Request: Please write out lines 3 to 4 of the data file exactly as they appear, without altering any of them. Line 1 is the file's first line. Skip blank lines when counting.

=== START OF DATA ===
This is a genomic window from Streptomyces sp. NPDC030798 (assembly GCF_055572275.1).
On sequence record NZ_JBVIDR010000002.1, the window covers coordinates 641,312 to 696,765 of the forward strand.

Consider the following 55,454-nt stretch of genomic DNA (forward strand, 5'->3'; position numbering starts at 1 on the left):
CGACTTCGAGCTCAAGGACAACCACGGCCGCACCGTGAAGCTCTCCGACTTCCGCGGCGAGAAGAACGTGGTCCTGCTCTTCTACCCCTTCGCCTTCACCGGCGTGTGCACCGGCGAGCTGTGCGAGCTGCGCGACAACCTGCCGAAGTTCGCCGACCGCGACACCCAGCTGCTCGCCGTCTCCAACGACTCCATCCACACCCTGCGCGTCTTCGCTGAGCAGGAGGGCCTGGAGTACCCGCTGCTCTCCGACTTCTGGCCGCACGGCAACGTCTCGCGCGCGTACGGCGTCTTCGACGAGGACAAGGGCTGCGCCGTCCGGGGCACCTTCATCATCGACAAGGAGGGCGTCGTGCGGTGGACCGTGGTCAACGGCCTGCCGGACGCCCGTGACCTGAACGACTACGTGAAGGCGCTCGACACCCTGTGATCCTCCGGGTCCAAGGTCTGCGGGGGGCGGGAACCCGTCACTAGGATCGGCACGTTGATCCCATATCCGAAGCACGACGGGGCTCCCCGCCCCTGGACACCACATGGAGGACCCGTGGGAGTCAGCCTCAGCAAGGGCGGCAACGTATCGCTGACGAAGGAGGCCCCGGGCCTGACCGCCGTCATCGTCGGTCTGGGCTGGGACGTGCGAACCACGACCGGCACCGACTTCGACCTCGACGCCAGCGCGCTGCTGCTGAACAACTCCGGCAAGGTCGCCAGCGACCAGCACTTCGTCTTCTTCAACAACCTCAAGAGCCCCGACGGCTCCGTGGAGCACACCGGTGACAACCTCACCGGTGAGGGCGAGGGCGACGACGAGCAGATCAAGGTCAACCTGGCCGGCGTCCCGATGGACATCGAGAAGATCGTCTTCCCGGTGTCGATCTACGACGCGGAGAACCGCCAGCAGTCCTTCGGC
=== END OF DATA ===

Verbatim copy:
Consider the following 55,454-nt stretch of genomic DNA (forward strand, 5'->3'; position numbering starts at 1 on the left):
CGACTTCGAGCTCAAGGACAACCACGGCCGCACCGTGAAGCTCTCCGACTTCCGCGGCGAGAAGAACGTGGTCCTGCTCTTCTACCCCTTCGCCTTCACCGGCGTGTGCACCGGCGAGCTGTGCGAGCTGCGCGACAACCTGCCGAAGTTCGCCGACCGCGACACCCAGCTGCTCGCCGTCTCCAACGACTCCATCCACACCCTGCGCGTCTTCGCTGAGCAGGAGGGCCTGGAGTACCCGCTGCTCTCCGACTTCTGGCCGCACGGCAACGTCTCGCGCGCGTACGGCGTCTTCGACGAGGACAAGGGCTGCGCCGTCCGGGGCACCTTCATCATCGACAAGGAGGGCGTCGTGCGGTGGACCGTGGTCAACGGCCTGCCGGACGCCCGTGACCTGAACGACTACGTGAAGGCGCTCGACACCCTGTGATCCTCCGGGTCCAAGGTCTGCGGGGGGCGGGAACCCGTCACTAGGATCGGCACGTTGATCCCATATCCGAAGCACGACGGGGCTCCCCGCCCCTGGACACCACATGGAGGACCCGTGGGAGTCAGCCTCAGCAAGGGCGGCAACGTATCGCTGACGAAGGAGGCCCCGGGCCTGACCGCCGTCATCGTCGGTCTGGGCTGGGACGTGCGAACCACGACCGGCACCGACTTCGACCTCGACGCCAGCGCGCTGCTGCTGAACAACTCCGGCAAGGTCGCCAGCGACCAGCACTTCGTCTTCTTCAACAACCTCAAGAGCCCCGACGGCTCCGTGGAGCACACCGGTGACAACCTCACCGGTGAGGGCGAGGGCGACGACGAGCAGATCAAGGTCAACCTGGCCGGCGTCCCGATGGACATCGAGAAGATCGTCTTCCCGGTGTCGATCTACGACGCGGAGAACCGCCAGCAGTCCTTCGGC